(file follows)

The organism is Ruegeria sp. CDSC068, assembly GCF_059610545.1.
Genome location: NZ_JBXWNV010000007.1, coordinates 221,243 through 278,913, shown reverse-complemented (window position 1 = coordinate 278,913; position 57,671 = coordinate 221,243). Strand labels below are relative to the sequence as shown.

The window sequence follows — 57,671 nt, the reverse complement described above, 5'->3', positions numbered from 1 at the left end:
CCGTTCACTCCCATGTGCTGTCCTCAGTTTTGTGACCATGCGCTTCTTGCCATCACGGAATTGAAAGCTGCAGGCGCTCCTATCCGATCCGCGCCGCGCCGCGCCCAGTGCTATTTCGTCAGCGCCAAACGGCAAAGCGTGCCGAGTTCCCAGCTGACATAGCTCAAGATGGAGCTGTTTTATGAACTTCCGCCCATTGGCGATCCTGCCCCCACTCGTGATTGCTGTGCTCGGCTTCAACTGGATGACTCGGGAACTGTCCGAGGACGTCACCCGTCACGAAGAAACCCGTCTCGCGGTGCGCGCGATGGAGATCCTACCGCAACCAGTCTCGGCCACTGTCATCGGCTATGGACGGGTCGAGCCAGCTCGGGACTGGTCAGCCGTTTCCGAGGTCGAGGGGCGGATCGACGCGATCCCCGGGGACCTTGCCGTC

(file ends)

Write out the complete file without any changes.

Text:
The organism is Ruegeria sp. CDSC068, assembly GCF_059610545.1.
Genome location: NZ_JBXWNV010000007.1, coordinates 221,243 through 278,913, shown reverse-complemented (window position 1 = coordinate 278,913; position 57,671 = coordinate 221,243). Strand labels below are relative to the sequence as shown.

The window sequence follows — 57,671 nt, the reverse complement described above, 5'->3', positions numbered from 1 at the left end:
CCGTTCACTCCCATGTGCTGTCCTCAGTTTTGTGACCATGCGCTTCTTGCCATCACGGAATTGAAAGCTGCAGGCGCTCCTATCCGATCCGCGCCGCGCCGCGCCCAGTGCTATTTCGTCAGCGCCAAACGGCAAAGCGTGCCGAGTTCCCAGCTGACATAGCTCAAGATGGAGCTGTTTTATGAACTTCCGCCCATTGGCGATCCTGCCCCCACTCGTGATTGCTGTGCTCGGCTTCAACTGGATGACTCGGGAACTGTCCGAGGACGTCACCCGTCACGAAGAAACCCGTCTCGCGGTGCGCGCGATGGAGATCCTACCGCAACCAGTCTCGGCCACTGTCATCGGCTATGGACGGGTCGAGCCAGCTCGGGACTGGTCAGCCGTTTCCGAGGTCGAGGGGCGGATCGACGCGATCCCCGGGGACCTTGCCGTC